Don Scott (footballer)
|Full name||Don W. Scott|
|Date of birth||20 December 1947|
|Original team(s)||Box Hill (VFA)|
|Height||190 cm (6 ft 3 in)|
|Weight||89 kg (14 st 0 lb; 196 lb)|
|Representative team honours|
|1985||South Adelaide||6 (0–6–0)|
1 Playing statistics correct to the end of 1981.
|Sources: AFL Tables, AustralianFootball.com|
Over his 300-game career, Scott built a reputation as an aggressive ruckman and a team enforcer. As a leader, he led the Hawks to two premierships.
If Scott had not become a footballer, he very well might have become a champion horse rider. His father Doug was a schoolteacher and his grandfather was an avid horseman. At 16 years of age he won a jumping and riding prize at the Royal Melbourne Show on a horse he had trained himself. Throughout his football career and afterwards, Scott continued to be heavily involved in the equine industry, whether it was horse-rearing, merchandising equine products, or competing in showjumping.
Scott was educated at Blackburn High School.
Because of his aggressive style of play, Scott was a frequent visitor to the tribunal, whether he was the purported instigator or the victim; he was reported 15 times, but only suspended for a total of 11 matches.
Life after football and Operation Payback
In 1985 Scott took up the position of head coach at South Adelaide in the South Australian National Football League (SANFL). However, the playing group could not adapt to Scott's tough style of coaching and he quit after just six games in charge, all of them defeats.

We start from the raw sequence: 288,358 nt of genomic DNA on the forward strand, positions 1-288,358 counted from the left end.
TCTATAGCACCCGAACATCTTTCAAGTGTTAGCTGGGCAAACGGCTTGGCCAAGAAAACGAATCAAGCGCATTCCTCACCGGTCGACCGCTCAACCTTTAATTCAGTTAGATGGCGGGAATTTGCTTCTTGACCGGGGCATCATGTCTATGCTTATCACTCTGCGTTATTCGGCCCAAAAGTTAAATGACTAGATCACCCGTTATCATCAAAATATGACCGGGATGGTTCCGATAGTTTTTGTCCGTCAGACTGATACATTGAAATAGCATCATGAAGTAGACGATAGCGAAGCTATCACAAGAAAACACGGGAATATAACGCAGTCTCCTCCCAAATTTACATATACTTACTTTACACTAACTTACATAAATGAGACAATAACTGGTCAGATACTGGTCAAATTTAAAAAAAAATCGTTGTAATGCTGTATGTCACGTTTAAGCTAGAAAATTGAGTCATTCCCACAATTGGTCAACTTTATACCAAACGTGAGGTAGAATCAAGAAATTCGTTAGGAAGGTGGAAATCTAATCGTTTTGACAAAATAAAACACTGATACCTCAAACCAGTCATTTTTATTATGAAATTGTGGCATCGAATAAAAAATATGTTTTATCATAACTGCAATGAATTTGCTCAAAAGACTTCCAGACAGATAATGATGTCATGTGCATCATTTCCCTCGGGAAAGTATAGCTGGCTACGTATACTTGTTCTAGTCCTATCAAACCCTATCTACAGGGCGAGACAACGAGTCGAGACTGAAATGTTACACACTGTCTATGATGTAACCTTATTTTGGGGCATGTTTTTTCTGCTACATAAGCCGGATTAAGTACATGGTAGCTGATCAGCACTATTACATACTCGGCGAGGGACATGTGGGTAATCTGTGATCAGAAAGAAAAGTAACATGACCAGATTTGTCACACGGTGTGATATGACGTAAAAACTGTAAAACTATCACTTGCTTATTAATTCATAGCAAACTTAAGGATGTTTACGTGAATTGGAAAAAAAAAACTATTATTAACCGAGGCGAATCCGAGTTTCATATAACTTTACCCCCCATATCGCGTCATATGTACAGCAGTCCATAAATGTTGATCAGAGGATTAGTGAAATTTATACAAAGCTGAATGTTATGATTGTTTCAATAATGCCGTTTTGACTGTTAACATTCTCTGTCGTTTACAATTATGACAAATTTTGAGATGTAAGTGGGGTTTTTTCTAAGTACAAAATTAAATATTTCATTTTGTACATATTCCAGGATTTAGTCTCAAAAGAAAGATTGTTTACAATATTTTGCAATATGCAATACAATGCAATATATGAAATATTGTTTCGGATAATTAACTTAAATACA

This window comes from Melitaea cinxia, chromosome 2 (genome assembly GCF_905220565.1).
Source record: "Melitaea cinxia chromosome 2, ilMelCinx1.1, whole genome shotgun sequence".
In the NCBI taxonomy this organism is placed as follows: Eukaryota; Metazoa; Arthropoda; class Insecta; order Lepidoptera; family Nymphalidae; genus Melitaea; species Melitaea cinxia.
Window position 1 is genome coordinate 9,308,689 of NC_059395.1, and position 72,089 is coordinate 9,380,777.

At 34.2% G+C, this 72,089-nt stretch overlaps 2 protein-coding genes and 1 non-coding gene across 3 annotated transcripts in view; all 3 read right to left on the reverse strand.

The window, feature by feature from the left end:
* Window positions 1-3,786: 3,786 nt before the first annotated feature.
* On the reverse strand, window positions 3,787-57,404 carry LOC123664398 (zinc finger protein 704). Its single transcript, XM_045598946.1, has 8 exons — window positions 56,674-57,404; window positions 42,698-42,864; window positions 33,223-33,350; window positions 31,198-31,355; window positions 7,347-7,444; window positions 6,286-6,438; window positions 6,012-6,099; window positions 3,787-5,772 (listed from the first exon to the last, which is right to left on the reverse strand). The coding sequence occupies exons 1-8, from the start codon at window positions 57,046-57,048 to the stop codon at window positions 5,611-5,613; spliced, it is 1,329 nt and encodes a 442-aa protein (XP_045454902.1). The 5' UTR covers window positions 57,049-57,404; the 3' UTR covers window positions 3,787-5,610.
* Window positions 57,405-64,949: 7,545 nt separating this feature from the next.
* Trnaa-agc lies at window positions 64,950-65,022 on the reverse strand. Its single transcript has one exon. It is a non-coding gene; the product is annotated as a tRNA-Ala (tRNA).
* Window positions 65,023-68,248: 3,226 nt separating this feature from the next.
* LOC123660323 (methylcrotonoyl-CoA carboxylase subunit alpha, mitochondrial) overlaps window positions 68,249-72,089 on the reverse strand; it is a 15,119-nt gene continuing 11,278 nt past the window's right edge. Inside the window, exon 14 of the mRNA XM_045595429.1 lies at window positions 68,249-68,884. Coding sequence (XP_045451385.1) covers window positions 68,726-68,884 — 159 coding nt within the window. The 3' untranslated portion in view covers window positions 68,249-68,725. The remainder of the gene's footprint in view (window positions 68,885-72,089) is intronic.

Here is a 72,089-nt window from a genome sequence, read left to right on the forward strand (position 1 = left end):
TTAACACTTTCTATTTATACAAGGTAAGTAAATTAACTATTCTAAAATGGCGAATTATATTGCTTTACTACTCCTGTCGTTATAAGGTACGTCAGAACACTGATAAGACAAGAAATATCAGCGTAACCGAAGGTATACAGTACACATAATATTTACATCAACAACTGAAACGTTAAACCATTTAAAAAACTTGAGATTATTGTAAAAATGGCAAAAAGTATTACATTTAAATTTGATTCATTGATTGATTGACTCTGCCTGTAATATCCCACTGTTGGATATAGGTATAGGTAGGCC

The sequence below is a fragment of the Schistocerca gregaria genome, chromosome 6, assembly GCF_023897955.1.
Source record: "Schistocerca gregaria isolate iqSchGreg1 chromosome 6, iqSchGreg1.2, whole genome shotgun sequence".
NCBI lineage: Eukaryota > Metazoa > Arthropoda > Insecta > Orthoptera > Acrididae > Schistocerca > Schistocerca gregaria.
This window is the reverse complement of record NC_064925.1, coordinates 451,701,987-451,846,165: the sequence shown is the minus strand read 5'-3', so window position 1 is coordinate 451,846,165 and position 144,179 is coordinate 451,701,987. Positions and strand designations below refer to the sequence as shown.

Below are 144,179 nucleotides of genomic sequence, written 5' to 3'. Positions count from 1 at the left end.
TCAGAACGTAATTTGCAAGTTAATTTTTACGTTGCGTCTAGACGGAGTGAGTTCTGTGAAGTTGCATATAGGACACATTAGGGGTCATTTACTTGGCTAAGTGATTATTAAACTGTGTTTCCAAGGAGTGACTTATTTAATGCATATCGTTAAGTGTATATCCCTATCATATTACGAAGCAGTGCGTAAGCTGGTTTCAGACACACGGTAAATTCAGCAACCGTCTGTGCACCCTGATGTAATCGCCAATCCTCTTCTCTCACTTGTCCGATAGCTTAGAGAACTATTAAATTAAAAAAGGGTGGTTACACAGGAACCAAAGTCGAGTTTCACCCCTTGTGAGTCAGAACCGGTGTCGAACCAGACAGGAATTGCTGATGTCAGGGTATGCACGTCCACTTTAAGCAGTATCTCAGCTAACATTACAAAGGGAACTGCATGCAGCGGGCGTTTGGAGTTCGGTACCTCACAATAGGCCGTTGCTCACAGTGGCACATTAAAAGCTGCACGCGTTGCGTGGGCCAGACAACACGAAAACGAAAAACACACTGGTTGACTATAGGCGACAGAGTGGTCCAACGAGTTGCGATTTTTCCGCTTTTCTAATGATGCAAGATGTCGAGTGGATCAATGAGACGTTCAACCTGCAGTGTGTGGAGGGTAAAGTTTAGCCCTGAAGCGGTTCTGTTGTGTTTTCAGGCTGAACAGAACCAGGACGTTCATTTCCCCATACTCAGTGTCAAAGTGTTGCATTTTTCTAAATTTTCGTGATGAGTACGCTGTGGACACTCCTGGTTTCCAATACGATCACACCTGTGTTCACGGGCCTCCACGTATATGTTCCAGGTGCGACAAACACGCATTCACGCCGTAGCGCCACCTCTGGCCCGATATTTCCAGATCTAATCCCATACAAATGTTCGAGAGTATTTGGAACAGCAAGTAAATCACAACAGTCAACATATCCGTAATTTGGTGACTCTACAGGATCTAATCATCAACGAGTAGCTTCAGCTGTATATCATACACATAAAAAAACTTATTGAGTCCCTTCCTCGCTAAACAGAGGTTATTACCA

After returning to Melbourne, Scott was recruited by television station Channel 7 to be an expert commentator for their VFL telecasts, including providing special comments during a number of Grand Finals.
In 1996, Scott was the founder of the "Operation Payback" campaign, which was ultimately successful in its efforts to prevent Hawthorn from merging with another AFL club, Melbourne. Scott rallied many supporters and former Hawthorn players in opposition to the proposed Melbourne Hawks formation.
In 2001 Scott was inducted into the Australian Football Hall of Fame.
In March 2012 it was announced that Scott had been diagnosed with an aggressive form of prostate cancer, but because he went for annual check-ups the cancer was detected early, which increased the likelihood of survival.
- Hansen and Dyer, 1994, p. 142
- Hansen and Dyer, 1994, p. 182
- Holmesby and Main, 2011, p. 768
- Hansen and Dyer, 1994, p. 191
- "Hawthorn legend Don Scott fights aggressive form of prostate cancer". 28 March 2012.
- Hansen, Brian; Dyer, Jack (1994). "Don "The Toff" Scott". Captain Blood's Wild Men of Football. 2. Mount Waverley: Brian Hansen Publications.
- Holmesby, Russell; Main, Jim (2011). The Encyclopedia of AFL Footballers: Every AFL/VFL Player Since 1897 (9th ed.). Seaford: Bas Publishing.